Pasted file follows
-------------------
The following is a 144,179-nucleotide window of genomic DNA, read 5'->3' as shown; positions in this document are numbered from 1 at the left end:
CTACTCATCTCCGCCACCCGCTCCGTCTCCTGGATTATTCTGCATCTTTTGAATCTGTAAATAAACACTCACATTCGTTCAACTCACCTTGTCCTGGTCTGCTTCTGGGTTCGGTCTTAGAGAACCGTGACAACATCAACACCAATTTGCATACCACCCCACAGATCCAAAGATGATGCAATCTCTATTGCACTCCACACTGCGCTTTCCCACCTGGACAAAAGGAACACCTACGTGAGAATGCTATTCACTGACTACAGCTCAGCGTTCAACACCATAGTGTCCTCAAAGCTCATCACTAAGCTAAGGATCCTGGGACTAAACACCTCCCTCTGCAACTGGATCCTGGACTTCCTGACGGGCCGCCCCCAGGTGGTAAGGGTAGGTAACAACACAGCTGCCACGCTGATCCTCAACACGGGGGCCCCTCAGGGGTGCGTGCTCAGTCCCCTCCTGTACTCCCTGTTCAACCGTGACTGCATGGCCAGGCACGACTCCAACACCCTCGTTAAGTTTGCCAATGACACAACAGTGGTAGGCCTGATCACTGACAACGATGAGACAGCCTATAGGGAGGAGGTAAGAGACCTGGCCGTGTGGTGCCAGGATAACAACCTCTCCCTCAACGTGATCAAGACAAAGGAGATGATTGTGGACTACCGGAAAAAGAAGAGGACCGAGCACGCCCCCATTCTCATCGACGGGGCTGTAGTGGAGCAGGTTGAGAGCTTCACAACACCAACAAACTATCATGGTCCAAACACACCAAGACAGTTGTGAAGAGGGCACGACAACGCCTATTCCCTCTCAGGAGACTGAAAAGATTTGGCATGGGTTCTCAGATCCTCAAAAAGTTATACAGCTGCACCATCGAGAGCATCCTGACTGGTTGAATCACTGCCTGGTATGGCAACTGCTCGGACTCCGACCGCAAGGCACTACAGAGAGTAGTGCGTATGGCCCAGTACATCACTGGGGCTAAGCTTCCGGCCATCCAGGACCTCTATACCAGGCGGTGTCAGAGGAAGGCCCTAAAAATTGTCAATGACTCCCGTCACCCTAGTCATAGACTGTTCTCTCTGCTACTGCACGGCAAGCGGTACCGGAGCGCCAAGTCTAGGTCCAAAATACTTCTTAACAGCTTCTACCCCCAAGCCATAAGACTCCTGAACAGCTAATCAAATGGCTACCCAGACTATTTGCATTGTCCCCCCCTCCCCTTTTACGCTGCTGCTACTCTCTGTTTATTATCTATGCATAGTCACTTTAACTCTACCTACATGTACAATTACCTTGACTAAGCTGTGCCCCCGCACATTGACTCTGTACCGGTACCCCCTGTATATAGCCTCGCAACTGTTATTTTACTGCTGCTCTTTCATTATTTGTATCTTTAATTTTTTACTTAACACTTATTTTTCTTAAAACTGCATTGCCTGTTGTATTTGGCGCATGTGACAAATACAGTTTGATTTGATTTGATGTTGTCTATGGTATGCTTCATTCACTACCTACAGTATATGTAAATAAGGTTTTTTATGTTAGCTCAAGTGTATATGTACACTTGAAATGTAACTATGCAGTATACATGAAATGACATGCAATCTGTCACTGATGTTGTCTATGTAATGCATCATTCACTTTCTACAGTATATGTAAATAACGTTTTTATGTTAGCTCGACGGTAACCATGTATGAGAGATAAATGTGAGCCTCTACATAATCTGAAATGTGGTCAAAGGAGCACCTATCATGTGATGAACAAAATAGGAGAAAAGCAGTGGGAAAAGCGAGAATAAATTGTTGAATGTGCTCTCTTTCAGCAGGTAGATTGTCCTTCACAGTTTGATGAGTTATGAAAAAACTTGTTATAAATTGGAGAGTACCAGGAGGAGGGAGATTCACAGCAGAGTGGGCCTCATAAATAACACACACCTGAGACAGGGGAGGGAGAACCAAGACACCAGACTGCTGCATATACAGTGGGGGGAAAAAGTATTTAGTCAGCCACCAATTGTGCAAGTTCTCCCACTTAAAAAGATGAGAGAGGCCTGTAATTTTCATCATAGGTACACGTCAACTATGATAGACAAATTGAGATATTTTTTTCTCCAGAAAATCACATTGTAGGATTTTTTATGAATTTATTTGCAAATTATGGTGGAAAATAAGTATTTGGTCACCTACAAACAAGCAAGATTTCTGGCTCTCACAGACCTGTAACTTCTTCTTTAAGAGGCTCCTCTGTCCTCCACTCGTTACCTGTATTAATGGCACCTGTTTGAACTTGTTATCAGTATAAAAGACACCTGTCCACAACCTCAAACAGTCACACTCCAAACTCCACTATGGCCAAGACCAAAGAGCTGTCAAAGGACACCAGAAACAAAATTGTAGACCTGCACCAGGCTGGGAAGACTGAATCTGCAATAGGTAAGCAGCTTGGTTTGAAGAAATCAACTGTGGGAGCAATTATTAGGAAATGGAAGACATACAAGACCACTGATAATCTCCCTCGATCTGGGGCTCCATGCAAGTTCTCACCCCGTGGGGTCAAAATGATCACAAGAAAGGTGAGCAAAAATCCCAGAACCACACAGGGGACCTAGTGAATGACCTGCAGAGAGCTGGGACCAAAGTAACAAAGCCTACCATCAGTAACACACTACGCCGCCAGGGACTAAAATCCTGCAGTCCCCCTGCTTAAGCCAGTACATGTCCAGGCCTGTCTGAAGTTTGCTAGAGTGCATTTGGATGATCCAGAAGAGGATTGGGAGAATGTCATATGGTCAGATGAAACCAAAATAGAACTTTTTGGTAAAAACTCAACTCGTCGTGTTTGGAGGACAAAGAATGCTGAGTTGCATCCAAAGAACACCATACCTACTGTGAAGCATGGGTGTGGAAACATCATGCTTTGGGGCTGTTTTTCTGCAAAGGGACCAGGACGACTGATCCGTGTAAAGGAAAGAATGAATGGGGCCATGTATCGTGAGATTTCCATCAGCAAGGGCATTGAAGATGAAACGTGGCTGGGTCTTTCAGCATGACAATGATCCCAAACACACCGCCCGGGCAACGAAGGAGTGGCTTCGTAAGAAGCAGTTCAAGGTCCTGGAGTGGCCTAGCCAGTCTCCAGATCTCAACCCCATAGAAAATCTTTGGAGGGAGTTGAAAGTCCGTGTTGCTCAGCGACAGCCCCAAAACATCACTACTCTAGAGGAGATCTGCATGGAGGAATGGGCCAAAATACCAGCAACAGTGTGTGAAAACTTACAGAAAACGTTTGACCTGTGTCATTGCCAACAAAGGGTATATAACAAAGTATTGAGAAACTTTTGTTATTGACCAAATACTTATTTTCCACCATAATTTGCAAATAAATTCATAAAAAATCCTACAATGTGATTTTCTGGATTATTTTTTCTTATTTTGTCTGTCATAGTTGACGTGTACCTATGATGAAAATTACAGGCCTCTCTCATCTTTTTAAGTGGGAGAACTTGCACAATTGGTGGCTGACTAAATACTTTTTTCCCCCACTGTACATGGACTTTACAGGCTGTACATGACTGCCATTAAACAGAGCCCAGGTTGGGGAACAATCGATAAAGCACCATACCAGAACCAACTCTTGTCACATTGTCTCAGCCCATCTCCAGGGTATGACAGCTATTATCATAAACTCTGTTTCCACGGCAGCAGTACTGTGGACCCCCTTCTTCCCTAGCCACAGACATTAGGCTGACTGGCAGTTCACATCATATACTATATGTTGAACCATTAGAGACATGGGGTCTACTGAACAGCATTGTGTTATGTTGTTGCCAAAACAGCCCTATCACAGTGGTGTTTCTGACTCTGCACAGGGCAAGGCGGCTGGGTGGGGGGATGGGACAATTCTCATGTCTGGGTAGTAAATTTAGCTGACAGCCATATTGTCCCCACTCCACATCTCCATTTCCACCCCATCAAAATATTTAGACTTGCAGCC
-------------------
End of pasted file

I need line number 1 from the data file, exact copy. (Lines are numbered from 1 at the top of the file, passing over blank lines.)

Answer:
The following is a 144,179-nucleotide window of genomic DNA, read 5'->3' as shown; positions in this document are numbered from 1 at the left end: